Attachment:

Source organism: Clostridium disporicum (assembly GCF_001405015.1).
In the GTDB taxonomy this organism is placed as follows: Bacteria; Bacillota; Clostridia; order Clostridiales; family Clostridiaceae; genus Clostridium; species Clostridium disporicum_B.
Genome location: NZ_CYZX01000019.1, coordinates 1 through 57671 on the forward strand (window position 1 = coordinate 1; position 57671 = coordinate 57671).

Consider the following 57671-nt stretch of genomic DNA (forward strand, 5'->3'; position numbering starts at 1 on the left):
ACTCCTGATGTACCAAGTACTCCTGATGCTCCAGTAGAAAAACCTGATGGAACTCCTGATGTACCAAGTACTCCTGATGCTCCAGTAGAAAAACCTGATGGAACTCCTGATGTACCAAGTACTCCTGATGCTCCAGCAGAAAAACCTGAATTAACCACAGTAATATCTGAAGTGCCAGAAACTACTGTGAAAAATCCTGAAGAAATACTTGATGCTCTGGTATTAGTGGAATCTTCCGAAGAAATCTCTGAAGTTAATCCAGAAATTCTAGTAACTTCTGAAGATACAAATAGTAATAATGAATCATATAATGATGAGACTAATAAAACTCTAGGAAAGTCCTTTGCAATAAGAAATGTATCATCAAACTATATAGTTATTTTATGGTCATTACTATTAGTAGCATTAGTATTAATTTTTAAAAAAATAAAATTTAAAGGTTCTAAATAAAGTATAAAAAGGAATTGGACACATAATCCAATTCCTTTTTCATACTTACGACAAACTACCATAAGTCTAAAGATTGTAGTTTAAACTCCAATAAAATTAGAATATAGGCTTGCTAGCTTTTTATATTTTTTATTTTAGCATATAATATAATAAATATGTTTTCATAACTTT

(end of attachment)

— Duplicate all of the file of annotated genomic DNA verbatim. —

Source organism: Clostridium disporicum (assembly GCF_001405015.1).
In the GTDB taxonomy this organism is placed as follows: Bacteria; Bacillota; Clostridia; order Clostridiales; family Clostridiaceae; genus Clostridium; species Clostridium disporicum_B.
Genome location: NZ_CYZX01000019.1, coordinates 1 through 57671 on the forward strand (window position 1 = coordinate 1; position 57671 = coordinate 57671).

Consider the following 57671-nt stretch of genomic DNA (forward strand, 5'->3'; position numbering starts at 1 on the left):
ACTCCTGATGTACCAAGTACTCCTGATGCTCCAGTAGAAAAACCTGATGGAACTCCTGATGTACCAAGTACTCCTGATGCTCCAGTAGAAAAACCTGATGGAACTCCTGATGTACCAAGTACTCCTGATGCTCCAGCAGAAAAACCTGAATTAACCACAGTAATATCTGAAGTGCCAGAAACTACTGTGAAAAATCCTGAAGAAATACTTGATGCTCTGGTATTAGTGGAATCTTCCGAAGAAATCTCTGAAGTTAATCCAGAAATTCTAGTAACTTCTGAAGATACAAATAGTAATAATGAATCATATAATGATGAGACTAATAAAACTCTAGGAAAGTCCTTTGCAATAAGAAATGTATCATCAAACTATATAGTTATTTTATGGTCATTACTATTAGTAGCATTAGTATTAATTTTTAAAAAAATAAAATTTAAAGGTTCTAAATAAAGTATAAAAAGGAATTGGACACATAATCCAATTCCTTTTTCATACTTACGACAAACTACCATAAGTCTAAAGATTGTAGTTTAAACTCCAATAAAATTAGAATATAGGCTTGCTAGCTTTTTATATTTTTTATTTTAGCATATAATATAATAAATATGTTTTCATAACTTT